classified as outliers (estimated bending angle RIE exceeding 7

Distribution of the mean tangent point locations of the
723 RO events simulated by Liu et al. (2015) for 15 July 2008

Figure 2a shows the global distribution of mean tangent point (TP) locations of
all 723 events (as small triangles) and highlights the locations of the 26 exceptional events (as red triangles).
The majority of the latter (18 of the 26) appear to cluster over the European–Asian and Indian Ocean regions
(EAC and IOC, highlighted as boxes); the remaining eight events are distributed
more diversely in other extratropical locations, mainly in the Northern
Hemisphere. Figure 2b and c depict the RIE bias and standard deviation,
defined in the same way as by Liu et al. (2013), which are estimated for the
upper stratosphere and mesosphere (30–80 km) for the 26 events, for the
non-spherical-symmetry (“opns”) and spherical symmetry (“opss”)
ionospheric conditions, respectively. Intercomparing Fig. 2b and c shows
that the main driver of anomalously high RIEs is asymmetric ionospheric
conditions and possibly residual error effects from ray tracing through the
3-D ionosphere, since only few events (6 of the 26) exhibit large RIE
standard deviations (exceeding 1

Related to the clusters, one can see that, in the opss case, almost all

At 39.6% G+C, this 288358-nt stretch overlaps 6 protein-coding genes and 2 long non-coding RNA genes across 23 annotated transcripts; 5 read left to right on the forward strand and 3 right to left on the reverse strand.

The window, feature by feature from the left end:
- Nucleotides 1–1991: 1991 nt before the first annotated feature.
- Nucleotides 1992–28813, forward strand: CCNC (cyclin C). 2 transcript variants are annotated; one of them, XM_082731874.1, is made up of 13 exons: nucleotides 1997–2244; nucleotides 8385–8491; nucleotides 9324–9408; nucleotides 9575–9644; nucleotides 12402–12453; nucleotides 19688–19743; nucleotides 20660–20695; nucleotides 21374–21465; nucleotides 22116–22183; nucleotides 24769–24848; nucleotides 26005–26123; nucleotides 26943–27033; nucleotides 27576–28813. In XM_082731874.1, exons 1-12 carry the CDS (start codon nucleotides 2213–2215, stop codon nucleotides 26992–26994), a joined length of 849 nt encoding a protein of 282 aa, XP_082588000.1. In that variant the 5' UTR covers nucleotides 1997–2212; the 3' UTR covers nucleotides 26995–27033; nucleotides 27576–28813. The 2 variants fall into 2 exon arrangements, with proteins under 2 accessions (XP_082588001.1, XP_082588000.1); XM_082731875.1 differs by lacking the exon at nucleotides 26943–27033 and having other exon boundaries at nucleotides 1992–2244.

noisy exceptional events occurred in the IOC, while in the opns case the
noisiest ones occurred in both the EAC and IOC. Related to solar activity, one
can see that in both the opss and opns cases higher ionization
(F10.7) levels generally lead to increased RIEs, compared to lowest
ionization (F10.7

These overall characteristics revealed by Fig. 2 point, in particular, to two facts that shall guide our detailed investigation for better understanding of anomalous RIEs: (1) asymmetric ionospheric conditions play a key role, more than ionization levels and possible geographic location dependencies (e.g., via solar or geomagnetic influences), and so inspection of the along-ray signal dynamics is essential; (2) the several exceptions from the overall characteristics, and some geographic clustering that has no obvious physics-based explanation, indicate that there is no single clear cause for the anomalous RIEs and that some perturbations also come in from the technical challenge of smooth ray tracing at millimetric excess-phase accuracy through 3-D ionospheric models like NeUoG.

We inspected the bending angle RIE profiles of the 26 events over the 20 to 80 km height range, including also their underlying excess-phase RIE profiles, and chose three representative events that we will explore in detail below for improving RIE insight: an extremely noisy event (Occ.530 from the EAC) and a medium noisy event (Occ.20 from the IOC) from the 26 exceptional events, both used at medium solar activity, and a reference event from the 697 standard events, with low-noise RIE (Occ.25). Table 1 summarizes the main parameters for these three events, and Fig. 3 illustrates them in terms of excess phases, bending angles, and the associated RIEs.